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NRL' star opens up on life after season suspended because of COVID-19

by Carmela Reno (2020-05-10)

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Sydney Roosters co-captain Jake Friend has turned his hand to his cafe business to keep the money coming in during the NRL suspension.

The footy star, 30, is among hundreds of rugby league players left in limbo by the suspension of the league last week due to the coronavirus pandemic. Here is more information in regards to and we’ll do our very best to give you the top-notch Quality Service experience you deserve. check out the site.  

Friend, whose contract with the NRL champions runs out this year, has focused his energy in the meantime on keeping the coffee shop he owns in Sydney's eastern suburbs alive during the crisis.

Sydney Roosters co-captain Jake Friend has turned to his cafe business High St Society in Randwick since the suspension of the NRL season

The footy star, pictured with his fiancee Jenna Kallin,  has been left in limbo by the suspension and has invested his energy in keeping his cafe business alive

Friend pictured with his fiancee last May after injuring his right arm

The Roosters hooker said he has been battling to keep staff at the cafe - High St Society opposite Randwick Children's Hospital - employed during the crisis.

 'I've got a bit of money invested in the cafe and I don't want to see that disappear and fall over with everything that is going on,' he said.

'We're employing eight people and I want to keep on as many of them as we can and keep them working.'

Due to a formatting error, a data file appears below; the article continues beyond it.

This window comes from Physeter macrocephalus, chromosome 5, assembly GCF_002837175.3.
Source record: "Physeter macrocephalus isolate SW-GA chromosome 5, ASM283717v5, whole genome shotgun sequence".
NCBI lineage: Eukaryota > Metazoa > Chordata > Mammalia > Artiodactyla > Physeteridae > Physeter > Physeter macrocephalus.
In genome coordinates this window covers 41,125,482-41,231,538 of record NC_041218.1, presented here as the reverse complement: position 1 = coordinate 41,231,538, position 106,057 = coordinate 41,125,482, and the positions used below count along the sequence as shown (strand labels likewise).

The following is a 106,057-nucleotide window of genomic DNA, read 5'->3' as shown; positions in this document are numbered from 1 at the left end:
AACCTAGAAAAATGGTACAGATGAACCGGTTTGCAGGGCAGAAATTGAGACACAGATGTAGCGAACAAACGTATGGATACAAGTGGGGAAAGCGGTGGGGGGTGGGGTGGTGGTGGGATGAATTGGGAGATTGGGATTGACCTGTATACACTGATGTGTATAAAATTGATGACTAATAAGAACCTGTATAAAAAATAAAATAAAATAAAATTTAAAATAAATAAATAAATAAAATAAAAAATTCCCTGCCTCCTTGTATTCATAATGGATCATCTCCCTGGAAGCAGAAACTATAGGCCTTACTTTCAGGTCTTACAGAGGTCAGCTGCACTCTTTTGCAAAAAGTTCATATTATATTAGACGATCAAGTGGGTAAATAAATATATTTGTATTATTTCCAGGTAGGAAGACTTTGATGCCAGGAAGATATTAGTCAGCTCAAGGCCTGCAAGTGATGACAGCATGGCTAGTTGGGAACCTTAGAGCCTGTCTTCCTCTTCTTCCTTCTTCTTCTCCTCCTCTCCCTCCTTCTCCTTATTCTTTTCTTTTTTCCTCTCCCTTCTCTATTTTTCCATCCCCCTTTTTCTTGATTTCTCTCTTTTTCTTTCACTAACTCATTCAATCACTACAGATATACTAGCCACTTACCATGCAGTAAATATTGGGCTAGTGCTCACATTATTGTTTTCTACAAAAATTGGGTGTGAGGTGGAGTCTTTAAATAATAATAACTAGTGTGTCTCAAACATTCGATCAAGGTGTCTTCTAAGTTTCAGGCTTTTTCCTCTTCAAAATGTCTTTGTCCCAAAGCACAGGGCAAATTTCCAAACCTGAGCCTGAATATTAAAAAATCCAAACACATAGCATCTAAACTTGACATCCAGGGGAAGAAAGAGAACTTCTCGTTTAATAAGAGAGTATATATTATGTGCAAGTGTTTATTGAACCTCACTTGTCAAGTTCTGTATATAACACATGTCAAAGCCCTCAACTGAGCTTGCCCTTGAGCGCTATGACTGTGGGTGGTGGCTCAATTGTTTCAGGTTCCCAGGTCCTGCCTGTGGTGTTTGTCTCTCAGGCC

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The cafe's proximity to the hospital during the pandemic has prompted Friend and his business partner Dave Martin to take part in the 'Buy Them a Coffee' trend.

Doctors and nurses across Australia are being offered free coffees to thank them for putting their lives on the line to treat COVID-19 patients. 

The NRL star said he is trying to set up an offer of complementary coffees to the first 50 to 100 nurses who come to High St Society each morning. 

High St Society is located opposite Randwick Children's Hospital and Friend is planning to offer doctors and nurses free coffees at the start of the day as part of a national trend to thank healthcare workers for their work during the COVID-19 outbreak

The Roosters hooker is out of contract with the Roosters at the end of 2020 and is using the suspension to pursue his other career goals 

Friend is one of many NRL players to turn to a second profession, and he said he was proud of his teammates for making it work financially in uncertain times.

'I'm lucky we have a big group of people we work with at the Roosters everyday who are pretty tight-knit,' he said.

'I've got a fiancee but it's just us and her - others have kids and have to work as hard as they can to support their families.

'The public perception is every player is on a million dollars but a lot of the players are on a lot less.' 

The Roosters hooker pictured with his fiancee in 2018. He said he has been battling to keep staff at the cafe in Randwick - High St Society - employed during the pandemic

Friend pictured with his fiancee celebrating the Roosters' 2019 Grand Final victory over the Canberra Raiders

Meanwhile, the Roosters squad have been forced to train on their own because of social distancing rules designed to stem the spread of the virus.  

'Everyone has got to do their own training - I get out when I can and just make do and stick by the government regulations for now,' Friend said.

'We're all on Zoom as well and all the new digital platforms people are relying on.' 

Aside from the cafe, Friend has started his own plumbing business in preparation for when he eventually retires from the game.

'It has been in the pipeline before all this happened with the virus. We have a van and we're getting a website ready to go,' he said.  


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